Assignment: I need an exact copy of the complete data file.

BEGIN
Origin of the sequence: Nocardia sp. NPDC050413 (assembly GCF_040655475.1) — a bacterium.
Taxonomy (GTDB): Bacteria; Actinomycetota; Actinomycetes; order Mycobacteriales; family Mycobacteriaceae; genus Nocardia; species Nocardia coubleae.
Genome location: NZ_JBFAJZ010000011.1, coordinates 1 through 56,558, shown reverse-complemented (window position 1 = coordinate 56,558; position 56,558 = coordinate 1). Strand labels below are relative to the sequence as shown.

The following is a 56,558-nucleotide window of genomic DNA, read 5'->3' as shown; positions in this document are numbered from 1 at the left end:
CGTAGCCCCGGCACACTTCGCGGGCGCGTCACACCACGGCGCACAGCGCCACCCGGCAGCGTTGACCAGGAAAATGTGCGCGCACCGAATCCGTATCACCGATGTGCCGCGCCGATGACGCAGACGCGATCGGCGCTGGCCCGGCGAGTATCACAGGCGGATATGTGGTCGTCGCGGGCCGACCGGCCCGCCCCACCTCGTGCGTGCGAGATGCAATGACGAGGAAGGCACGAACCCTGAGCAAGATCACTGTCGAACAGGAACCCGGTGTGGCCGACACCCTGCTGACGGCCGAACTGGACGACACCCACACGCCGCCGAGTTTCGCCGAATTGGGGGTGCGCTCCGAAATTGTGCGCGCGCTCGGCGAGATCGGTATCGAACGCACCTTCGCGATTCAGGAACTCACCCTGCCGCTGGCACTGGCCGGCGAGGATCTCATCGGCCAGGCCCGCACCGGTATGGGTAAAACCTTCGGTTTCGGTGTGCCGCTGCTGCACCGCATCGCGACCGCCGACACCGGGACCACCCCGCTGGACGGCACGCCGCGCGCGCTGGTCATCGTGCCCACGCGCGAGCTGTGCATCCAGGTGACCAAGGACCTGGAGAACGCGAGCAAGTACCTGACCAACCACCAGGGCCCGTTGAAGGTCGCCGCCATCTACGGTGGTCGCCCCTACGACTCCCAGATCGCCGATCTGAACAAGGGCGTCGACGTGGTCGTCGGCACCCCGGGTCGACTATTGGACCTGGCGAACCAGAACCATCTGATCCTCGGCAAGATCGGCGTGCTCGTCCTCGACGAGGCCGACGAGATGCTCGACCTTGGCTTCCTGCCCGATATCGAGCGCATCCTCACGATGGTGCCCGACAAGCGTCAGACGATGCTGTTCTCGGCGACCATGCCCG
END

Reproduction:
Origin of the sequence: Nocardia sp. NPDC050413 (assembly GCF_040655475.1) — a bacterium.
Taxonomy (GTDB): Bacteria; Actinomycetota; Actinomycetes; order Mycobacteriales; family Mycobacteriaceae; genus Nocardia; species Nocardia coubleae.
Genome location: NZ_JBFAJZ010000011.1, coordinates 1 through 56,558, shown reverse-complemented (window position 1 = coordinate 56,558; position 56,558 = coordinate 1). Strand labels below are relative to the sequence as shown.

The following is a 56,558-nucleotide window of genomic DNA, read 5'->3' as shown; positions in this document are numbered from 1 at the left end:
CGTAGCCCCGGCACACTTCGCGGGCGCGTCACACCACGGCGCACAGCGCCACCCGGCAGCGTTGACCAGGAAAATGTGCGCGCACCGAATCCGTATCACCGATGTGCCGCGCCGATGACGCAGACGCGATCGGCGCTGGCCCGGCGAGTATCACAGGCGGATATGTGGTCGTCGCGGGCCGACCGGCCCGCCCCACCTCGTGCGTGCGAGATGCAATGACGAGGAAGGCACGAACCCTGAGCAAGATCACTGTCGAACAGGAACCCGGTGTGGCCGACACCCTGCTGACGGCCGAACTGGACGACACCCACACGCCGCCGAGTTTCGCCGAATTGGGGGTGCGCTCCGAAATTGTGCGCGCGCTCGGCGAGATCGGTATCGAACGCACCTTCGCGATTCAGGAACTCACCCTGCCGCTGGCACTGGCCGGCGAGGATCTCATCGGCCAGGCCCGCACCGGTATGGGTAAAACCTTCGGTTTCGGTGTGCCGCTGCTGCACCGCATCGCGACCGCCGACACCGGGACCACCCCGCTGGACGGCACGCCGCGCGCGCTGGTCATCGTGCCCACGCGCGAGCTGTGCATCCAGGTGACCAAGGACCTGGAGAACGCGAGCAAGTACCTGACCAACCACCAGGGCCCGTTGAAGGTCGCCGCCATCTACGGTGGTCGCCCCTACGACTCCCAGATCGCCGATCTGAACAAGGGCGTCGACGTGGTCGTCGGCACCCCGGGTCGACTATTGGACCTGGCGAACCAGAACCATCTGATCCTCGGCAAGATCGGCGTGCTCGTCCTCGACGAGGCCGACGAGATGCTCGACCTTGGCTTCCTGCCCGATATCGAGCGCATCCTCACGATGGTGCCCGACAAGCGTCAGACGATGCTGTTCTCGGCGACCATGCCCG